• With time, the thoughts returned to the appreciation that the natural products themselves held the power to cure.
    Although, traditional remedies still generally consisted of complex mixtures of distinct herbs and minerals, perhaps only one of which possessed any activity. Many poisonous mixtures were made.
  • 9. History of Pharmacology
    • For example, the purple foxglove, Digitalis purpurea , was one of twenty herbs used in a folk remedy to treat dropsy in 18 th century England. From the leaves of this plant was isolated the cardiac glycoside digitalis , a drug still used today to treat heart failure.
  • 10. History of Pharmacology
    • Over time, as a more sophisticated view of illness evolved, an increasingly scientific approach to the isolation of drugs from natural products was taken. In the early 19 th century,
    morphine was isolated from the opium poppy ( Papaver somniferum ) and the anti-malarial compound quinine from the bark of the cinchona tree ( Cinchona officinalis ).
  • 11. History of Pharmacology
    • Materia Medica
    • The ancient discipline of Materia Medica was born, devoted to understanding the origin, preparation and therapeutic applications of medicinal compounds.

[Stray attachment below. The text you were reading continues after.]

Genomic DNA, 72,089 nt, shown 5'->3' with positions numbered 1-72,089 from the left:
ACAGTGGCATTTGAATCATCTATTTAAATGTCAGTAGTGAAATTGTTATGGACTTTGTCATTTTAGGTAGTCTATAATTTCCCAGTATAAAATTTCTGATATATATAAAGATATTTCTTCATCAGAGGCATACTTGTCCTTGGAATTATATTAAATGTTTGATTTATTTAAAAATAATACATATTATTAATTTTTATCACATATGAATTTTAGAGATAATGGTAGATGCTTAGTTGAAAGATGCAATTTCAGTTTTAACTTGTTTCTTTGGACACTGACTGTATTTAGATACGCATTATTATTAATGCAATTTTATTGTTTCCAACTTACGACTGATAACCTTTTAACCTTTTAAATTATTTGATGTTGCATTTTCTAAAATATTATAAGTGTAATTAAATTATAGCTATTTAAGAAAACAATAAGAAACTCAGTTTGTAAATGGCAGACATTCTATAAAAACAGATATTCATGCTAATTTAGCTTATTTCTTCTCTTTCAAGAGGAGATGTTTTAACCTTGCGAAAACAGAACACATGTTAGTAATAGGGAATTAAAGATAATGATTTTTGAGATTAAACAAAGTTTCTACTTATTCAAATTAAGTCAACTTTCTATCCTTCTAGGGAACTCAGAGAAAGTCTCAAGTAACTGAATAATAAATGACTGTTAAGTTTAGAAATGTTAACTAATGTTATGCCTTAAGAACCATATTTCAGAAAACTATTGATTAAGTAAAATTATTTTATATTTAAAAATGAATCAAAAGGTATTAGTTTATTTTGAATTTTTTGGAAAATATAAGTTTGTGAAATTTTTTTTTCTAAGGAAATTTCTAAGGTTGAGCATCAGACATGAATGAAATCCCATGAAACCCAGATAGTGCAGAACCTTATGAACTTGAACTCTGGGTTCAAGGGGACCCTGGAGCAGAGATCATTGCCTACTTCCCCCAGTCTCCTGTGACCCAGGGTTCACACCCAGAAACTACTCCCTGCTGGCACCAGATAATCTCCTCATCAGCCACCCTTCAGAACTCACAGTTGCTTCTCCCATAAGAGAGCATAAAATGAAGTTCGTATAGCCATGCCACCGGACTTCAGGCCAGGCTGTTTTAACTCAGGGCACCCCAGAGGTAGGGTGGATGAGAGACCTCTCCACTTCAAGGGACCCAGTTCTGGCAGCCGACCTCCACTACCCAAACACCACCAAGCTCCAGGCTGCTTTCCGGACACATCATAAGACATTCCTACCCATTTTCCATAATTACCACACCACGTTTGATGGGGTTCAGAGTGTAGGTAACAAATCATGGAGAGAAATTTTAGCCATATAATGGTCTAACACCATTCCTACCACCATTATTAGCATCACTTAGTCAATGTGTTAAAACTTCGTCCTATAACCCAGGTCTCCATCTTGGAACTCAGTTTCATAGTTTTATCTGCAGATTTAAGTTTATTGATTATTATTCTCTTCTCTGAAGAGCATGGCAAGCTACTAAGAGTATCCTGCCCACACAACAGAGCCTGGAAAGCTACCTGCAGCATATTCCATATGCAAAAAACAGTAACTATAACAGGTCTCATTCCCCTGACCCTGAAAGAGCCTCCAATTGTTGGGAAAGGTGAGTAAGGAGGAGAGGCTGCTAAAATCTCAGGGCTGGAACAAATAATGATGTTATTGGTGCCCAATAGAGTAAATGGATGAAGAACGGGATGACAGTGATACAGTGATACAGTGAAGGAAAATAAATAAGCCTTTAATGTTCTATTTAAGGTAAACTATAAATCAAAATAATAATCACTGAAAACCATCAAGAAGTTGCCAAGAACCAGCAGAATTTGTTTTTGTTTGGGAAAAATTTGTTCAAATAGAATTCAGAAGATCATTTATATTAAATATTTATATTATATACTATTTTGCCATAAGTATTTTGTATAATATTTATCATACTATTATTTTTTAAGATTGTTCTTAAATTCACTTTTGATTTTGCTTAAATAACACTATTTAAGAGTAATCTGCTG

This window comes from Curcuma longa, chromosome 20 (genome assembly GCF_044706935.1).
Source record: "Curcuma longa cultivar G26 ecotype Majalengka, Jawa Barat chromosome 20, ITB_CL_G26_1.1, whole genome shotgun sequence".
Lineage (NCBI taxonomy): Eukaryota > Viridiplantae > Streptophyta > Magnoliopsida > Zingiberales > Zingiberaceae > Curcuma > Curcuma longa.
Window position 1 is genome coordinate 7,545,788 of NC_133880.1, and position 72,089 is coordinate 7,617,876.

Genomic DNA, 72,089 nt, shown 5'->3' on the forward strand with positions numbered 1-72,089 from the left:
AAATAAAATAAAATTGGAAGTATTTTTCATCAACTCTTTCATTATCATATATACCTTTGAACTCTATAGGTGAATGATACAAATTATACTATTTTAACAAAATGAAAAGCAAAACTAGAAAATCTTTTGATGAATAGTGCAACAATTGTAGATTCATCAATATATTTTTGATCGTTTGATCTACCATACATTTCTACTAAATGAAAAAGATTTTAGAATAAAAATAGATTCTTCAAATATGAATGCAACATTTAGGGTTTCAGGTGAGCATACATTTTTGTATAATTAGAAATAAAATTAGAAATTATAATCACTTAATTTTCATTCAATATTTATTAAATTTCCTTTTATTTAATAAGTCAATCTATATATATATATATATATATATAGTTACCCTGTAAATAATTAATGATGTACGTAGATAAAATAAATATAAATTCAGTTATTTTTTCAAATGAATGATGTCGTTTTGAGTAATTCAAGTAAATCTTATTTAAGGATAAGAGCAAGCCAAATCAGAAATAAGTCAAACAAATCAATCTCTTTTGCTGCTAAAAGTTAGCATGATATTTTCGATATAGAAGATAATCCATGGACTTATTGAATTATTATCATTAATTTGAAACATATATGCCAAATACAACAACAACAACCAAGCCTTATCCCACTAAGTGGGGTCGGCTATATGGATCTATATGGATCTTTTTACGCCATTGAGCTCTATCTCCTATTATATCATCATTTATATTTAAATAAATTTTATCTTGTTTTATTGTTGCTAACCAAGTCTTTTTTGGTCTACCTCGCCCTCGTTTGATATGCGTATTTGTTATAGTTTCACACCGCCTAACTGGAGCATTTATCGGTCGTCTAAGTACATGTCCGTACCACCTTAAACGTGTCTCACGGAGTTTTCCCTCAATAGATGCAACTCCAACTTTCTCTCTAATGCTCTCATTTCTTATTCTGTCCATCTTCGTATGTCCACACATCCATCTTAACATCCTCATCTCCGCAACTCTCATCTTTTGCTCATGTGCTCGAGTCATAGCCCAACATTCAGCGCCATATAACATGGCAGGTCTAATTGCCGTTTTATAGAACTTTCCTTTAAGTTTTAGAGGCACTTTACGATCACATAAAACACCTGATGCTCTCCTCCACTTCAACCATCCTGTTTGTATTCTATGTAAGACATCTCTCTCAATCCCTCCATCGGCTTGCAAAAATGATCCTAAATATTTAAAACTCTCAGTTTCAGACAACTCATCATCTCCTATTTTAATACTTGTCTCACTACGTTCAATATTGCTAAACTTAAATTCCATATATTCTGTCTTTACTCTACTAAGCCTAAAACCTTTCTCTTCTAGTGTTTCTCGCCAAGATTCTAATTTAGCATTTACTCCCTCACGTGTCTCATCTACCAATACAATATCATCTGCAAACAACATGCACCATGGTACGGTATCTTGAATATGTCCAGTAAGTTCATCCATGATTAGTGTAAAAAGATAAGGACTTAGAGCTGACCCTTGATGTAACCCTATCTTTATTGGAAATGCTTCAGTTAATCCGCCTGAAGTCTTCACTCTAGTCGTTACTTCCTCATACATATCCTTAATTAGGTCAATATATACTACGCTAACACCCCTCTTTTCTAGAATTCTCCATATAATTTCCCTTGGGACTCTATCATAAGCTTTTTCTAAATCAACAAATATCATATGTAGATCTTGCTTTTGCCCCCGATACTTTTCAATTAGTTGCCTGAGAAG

• It postulated that:
    • Each disease has a unique cause for which there is a specific remedy.
    • Each remedy has an identifiable nature or essence that is extracted from the natural product by chemical extraction.
    • The administration of a remedy is based on testing the amount of drug needed to achieve an effect (dose-response).
  • 12. History of Pharmacology
    • In 1897, Felix Hoffman, a research chemist employed by the "Farbenfabrikin vorm. Freidr. Bayer and Co." synthesized acetylsalicylic acid. On February 1, 1899, Aspirin® was registered as a trademark. On March 6 th of the same year, this drug was registered with the Imperial Patent Office in Berlin. Aspirin quickly become popular